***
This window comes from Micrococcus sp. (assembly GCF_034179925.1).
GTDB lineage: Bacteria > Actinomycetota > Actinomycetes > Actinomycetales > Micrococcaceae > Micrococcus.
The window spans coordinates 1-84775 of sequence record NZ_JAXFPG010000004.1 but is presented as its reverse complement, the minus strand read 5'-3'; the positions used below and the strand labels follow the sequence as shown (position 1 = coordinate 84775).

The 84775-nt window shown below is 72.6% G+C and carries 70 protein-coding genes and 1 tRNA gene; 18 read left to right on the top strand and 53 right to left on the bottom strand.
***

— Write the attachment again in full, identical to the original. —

This window comes from Micrococcus sp. (assembly GCF_034179925.1).
GTDB lineage: Bacteria > Actinomycetota > Actinomycetes > Actinomycetales > Micrococcaceae > Micrococcus.
The window spans coordinates 1-84775 of sequence record NZ_JAXFPG010000004.1 but is presented as its reverse complement, the minus strand read 5'-3'; the positions used below and the strand labels follow the sequence as shown (position 1 = coordinate 84775).

The 84775-nt window shown below is 72.6% G+C and carries 70 protein-coding genes and 1 tRNA gene; 18 read left to right on the top strand and 53 right to left on the bottom strand.